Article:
Fall Rains Bring Faint Relief To River Levels

Along with cooler temperatures, October brought some meager rain relief to the parched Midwest, especially the southern reaches of the Mississippi River basin. But the effects of the summer-long drought, including parched soils, meant that the rains were not enough to replenish decreasing Mississippi River levels.

On October 8, the Cairo, Ill., river stage fell to 4.5 feet, a new record low not seen since 1901, before the construction of modern locks and dams.

American Commercial Barge Line reported that in the seven days leading up through October 11, it has experienced a loss of 16.5 boats’ worth of delay per day due to “eroding river conditions.”

The Memphis river gage showed -11.54 feet on October 11, also setting a new record low. The National Weather Service forecast that river levels at St. Louis would level off at -1.8 feet through mid-October, but then resume dropping. Forecasts have the river at Memphis leveling off at a very low -11 feet for most of the rest of October.

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Loading drafts are reduced by 28 percent northbound from the Gulf to Cairo, and by 24 percent southbound from Cairo to the Gulf.

“In 43 years, I’ve never seen conditions like this,” said Marty Hettel, vice president for government affairs at ACBL. He said that 4 inches of rain in the Pekin-Peoria (Ill.) area never made it to the rivers due to dry soils. The dredge Goetz was working at Miles 38.7 and 40 on the Illinois Waterway, 6 to 8 miles upstream from the Kampsville Ferry.

The Corps of Engineers released the dredge Glenn Edwards and replaced it with the dredge Wallace McGeorge. The dredges Jadwin and Hurley are operating below Cairo, Ill. On October 12, the dredge Potter was scheduled to work in the Commerce/Thebes area of the mid-Mississippi. The mechanical dredge Pathfinder is working at Upper Mississippi Mile 159 in the area around Kimmswick, Mo.

On October 10, the Corps of Engineers reported that “significant, wide-spread precipitation is forecasted in the [Missouri River] Basin” through October 14, up to 4 inches, with storms possibly becoming severe by the third day.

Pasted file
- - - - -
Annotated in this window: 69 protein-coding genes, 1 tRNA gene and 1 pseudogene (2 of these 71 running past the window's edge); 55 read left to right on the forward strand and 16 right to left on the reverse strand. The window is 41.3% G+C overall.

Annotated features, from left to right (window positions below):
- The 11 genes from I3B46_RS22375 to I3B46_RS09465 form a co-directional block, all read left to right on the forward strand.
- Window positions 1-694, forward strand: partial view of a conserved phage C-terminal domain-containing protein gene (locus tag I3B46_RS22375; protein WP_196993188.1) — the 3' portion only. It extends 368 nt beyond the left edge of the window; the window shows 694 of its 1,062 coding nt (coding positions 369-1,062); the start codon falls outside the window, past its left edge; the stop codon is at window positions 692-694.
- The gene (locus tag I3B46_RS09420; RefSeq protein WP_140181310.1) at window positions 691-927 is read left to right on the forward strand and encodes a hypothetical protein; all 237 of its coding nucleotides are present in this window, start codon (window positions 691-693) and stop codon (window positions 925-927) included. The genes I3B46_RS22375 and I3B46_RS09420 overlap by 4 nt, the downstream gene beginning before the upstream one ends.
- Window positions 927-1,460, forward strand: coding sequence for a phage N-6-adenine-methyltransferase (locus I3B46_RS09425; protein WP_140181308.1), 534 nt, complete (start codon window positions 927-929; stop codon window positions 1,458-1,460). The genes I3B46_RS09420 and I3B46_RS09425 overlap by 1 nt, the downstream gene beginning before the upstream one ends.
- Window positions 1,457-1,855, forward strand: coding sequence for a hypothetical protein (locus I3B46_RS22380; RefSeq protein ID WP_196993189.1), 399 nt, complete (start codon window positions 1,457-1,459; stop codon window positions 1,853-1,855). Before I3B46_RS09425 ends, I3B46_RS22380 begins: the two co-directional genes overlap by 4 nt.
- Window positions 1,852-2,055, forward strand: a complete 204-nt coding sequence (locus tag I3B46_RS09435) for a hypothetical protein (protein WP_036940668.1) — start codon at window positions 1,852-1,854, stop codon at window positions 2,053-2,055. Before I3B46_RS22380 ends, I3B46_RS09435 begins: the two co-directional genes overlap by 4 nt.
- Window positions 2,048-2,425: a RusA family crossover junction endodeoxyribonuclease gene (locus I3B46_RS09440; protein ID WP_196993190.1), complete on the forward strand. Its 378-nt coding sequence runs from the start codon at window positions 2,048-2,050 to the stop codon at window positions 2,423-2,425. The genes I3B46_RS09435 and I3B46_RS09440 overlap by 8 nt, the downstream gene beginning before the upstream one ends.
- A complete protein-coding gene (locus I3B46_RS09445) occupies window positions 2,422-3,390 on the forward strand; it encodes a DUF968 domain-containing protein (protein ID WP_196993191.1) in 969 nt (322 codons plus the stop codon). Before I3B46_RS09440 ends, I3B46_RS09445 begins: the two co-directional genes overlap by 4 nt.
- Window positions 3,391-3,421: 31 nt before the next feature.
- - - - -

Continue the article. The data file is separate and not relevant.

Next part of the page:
Corn, Soybean Exports Flagging

The Brandon Road, Dresden Island and Marseilles locks on the Illinois River are now open following their three-month maintenance closure this summer. However, tow and draft restrictions on the Lower Mississippi River and Ohio River have tightened the supply of barges, raising rates as more barges are required to move the same amount of grain.

Showing the largest declines of all grain, third quarter 2023 barged corn volumes headed to the Gulf totaled 1.5 million tons, 45 percent lower than last year and 63 percent lower than the five-year average. At 9.1 million tons, year-to-date corn volumes were down 32 percent from last year and down 38 percent from the 5-year average.

However, the USDA attributed the decline to lower export sales demand, Brazil’s strong corn crop and the strength of the U.S. dollar rather than to river conditions. From January to July, exports to China, the largest buyer of U.S. corn, were down 64 percent, and exports to Canada, the second largest buyer, were down 71 percent. The lower-than-normal export demand dampened barge rates, which didn’t begin to rise significantly until August, despite river conditions.

Despite an ongoing dispute between the U.S. and Mexico over GMO corn, more than half of all U.S. corn exports were destined for Mexico, which doesn’t depend on barges. Mexico’s corn imports from the U.S. are up 7 percent this year, according to the USDA’s Grain Transportation Report.

Meanwhile, at 1.8 million tons, soybean volumes were 31 percent lower than last year’s and 49 percent lower than the five-year average.